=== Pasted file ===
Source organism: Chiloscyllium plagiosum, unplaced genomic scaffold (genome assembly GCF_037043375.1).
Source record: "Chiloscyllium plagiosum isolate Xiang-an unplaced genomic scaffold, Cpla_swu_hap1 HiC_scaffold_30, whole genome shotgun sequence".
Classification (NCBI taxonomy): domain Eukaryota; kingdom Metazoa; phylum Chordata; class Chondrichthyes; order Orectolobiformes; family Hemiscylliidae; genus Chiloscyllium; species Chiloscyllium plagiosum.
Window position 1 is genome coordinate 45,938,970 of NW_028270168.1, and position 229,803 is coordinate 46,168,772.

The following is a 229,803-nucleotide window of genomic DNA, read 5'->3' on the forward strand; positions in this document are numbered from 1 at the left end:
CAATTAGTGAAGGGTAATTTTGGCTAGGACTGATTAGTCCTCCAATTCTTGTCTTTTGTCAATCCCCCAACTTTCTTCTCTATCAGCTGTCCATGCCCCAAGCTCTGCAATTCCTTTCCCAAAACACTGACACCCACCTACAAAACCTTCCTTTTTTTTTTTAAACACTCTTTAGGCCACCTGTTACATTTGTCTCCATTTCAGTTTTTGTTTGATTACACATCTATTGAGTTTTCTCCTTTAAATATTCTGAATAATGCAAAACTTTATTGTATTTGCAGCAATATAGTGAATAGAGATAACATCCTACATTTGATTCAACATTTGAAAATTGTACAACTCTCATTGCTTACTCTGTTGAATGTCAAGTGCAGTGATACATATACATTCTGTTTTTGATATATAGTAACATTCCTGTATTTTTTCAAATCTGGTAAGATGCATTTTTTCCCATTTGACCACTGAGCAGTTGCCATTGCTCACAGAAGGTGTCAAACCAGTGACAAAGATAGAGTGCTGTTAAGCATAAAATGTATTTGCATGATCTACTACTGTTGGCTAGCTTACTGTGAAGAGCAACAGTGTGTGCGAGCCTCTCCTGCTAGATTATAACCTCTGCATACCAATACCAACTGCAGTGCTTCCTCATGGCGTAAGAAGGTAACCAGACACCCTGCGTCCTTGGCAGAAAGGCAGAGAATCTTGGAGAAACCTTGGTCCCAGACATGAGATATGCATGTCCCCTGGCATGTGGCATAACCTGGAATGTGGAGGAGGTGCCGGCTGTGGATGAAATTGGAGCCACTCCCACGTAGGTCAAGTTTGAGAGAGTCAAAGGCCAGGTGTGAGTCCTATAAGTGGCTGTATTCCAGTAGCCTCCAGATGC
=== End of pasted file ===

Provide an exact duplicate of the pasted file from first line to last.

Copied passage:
Source organism: Chiloscyllium plagiosum, unplaced genomic scaffold (genome assembly GCF_037043375.1).
Source record: "Chiloscyllium plagiosum isolate Xiang-an unplaced genomic scaffold, Cpla_swu_hap1 HiC_scaffold_30, whole genome shotgun sequence".
Classification (NCBI taxonomy): domain Eukaryota; kingdom Metazoa; phylum Chordata; class Chondrichthyes; order Orectolobiformes; family Hemiscylliidae; genus Chiloscyllium; species Chiloscyllium plagiosum.
Window position 1 is genome coordinate 45,938,970 of NW_028270168.1, and position 229,803 is coordinate 46,168,772.

The following is a 229,803-nucleotide window of genomic DNA, read 5'->3' on the forward strand; positions in this document are numbered from 1 at the left end:
CAATTAGTGAAGGGTAATTTTGGCTAGGACTGATTAGTCCTCCAATTCTTGTCTTTTGTCAATCCCCCAACTTTCTTCTCTATCAGCTGTCCATGCCCCAAGCTCTGCAATTCCTTTCCCAAAACACTGACACCCACCTACAAAACCTTCCTTTTTTTTTTTAAACACTCTTTAGGCCACCTGTTACATTTGTCTCCATTTCAGTTTTTGTTTGATTACACATCTATTGAGTTTTCTCCTTTAAATATTCTGAATAATGCAAAACTTTATTGTATTTGCAGCAATATAGTGAATAGAGATAACATCCTACATTTGATTCAACATTTGAAAATTGTACAACTCTCATTGCTTACTCTGTTGAATGTCAAGTGCAGTGATACATATACATTCTGTTTTTGATATATAGTAACATTCCTGTATTTTTTCAAATCTGGTAAGATGCATTTTTTCCCATTTGACCACTGAGCAGTTGCCATTGCTCACAGAAGGTGTCAAACCAGTGACAAAGATAGAGTGCTGTTAAGCATAAAATGTATTTGCATGATCTACTACTGTTGGCTAGCTTACTGTGAAGAGCAACAGTGTGTGCGAGCCTCTCCTGCTAGATTATAACCTCTGCATACCAATACCAACTGCAGTGCTTCCTCATGGCGTAAGAAGGTAACCAGACACCCTGCGTCCTTGGCAGAAAGGCAGAGAATCTTGGAGAAACCTTGGTCCCAGACATGAGATATGCATGTCCCCTGGCATGTGGCATAACCTGGAATGTGGAGGAGGTGCCGGCTGTGGATGAAATTGGAGCCACTCCCACGTAGGTCAAGTTTGAGAGAGTCAAAGGCCAGGTGTGAGTCCTATAAGTGGCTGTATTCCAGTAGCCTCCAGATGC